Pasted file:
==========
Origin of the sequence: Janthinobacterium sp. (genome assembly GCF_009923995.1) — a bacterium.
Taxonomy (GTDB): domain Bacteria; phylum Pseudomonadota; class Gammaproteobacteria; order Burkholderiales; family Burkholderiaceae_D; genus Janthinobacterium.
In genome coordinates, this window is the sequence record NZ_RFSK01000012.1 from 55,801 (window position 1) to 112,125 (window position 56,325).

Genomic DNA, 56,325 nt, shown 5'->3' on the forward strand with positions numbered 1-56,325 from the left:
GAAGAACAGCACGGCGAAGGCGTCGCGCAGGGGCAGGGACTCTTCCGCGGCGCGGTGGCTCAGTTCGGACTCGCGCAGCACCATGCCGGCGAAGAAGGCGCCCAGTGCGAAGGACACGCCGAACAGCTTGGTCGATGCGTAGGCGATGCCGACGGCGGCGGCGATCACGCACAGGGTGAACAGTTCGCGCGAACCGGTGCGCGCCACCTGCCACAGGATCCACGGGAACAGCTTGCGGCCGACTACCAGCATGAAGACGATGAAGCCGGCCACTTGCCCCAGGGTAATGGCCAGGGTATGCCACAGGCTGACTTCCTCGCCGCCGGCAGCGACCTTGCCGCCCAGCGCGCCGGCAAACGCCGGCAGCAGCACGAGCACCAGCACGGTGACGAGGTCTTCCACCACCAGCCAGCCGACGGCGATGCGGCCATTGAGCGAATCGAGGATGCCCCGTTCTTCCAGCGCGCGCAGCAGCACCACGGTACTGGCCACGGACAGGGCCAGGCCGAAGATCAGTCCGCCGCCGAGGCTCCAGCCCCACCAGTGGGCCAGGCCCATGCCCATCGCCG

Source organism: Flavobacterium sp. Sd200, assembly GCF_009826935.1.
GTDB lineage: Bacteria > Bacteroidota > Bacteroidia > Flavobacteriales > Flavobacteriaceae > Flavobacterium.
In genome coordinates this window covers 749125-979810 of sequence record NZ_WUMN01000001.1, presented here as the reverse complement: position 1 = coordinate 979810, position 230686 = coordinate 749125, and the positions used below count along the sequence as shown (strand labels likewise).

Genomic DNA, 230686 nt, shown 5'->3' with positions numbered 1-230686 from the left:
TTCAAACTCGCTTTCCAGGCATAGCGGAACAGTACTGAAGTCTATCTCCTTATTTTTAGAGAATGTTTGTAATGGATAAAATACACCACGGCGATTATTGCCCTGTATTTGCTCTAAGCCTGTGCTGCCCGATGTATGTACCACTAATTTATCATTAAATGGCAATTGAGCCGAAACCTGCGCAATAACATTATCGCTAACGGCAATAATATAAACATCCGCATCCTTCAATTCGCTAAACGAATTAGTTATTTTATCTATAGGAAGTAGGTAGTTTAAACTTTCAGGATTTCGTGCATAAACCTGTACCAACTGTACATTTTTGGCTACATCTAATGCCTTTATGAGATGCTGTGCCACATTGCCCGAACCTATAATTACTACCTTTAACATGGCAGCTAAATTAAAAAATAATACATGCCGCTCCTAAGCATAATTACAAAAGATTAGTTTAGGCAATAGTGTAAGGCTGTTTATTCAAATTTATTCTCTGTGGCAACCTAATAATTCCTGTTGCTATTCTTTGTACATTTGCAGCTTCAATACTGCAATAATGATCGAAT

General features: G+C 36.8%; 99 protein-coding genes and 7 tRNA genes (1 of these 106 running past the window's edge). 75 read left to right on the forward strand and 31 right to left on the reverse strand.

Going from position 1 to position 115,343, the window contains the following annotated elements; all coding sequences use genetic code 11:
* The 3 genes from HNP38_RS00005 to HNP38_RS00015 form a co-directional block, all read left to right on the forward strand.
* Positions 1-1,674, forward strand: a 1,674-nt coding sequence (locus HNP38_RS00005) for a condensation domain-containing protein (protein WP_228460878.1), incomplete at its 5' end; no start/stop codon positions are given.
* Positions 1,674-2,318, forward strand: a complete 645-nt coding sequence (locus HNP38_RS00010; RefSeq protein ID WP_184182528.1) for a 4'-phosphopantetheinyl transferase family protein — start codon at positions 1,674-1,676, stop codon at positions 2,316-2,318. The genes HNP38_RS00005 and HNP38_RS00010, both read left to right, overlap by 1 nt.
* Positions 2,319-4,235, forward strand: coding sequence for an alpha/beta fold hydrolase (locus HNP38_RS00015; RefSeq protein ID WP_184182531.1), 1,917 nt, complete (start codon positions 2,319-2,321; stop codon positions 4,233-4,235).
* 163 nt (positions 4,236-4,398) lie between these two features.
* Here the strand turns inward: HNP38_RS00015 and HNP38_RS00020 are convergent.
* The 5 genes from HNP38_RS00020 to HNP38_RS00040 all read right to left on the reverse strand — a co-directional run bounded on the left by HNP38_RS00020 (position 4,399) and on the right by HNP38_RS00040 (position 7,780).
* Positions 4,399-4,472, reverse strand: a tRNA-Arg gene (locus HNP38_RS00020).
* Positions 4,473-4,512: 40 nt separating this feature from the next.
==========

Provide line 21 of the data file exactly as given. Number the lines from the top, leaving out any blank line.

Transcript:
* Positions 4,473-4,512: 40 nt separating this feature from the next.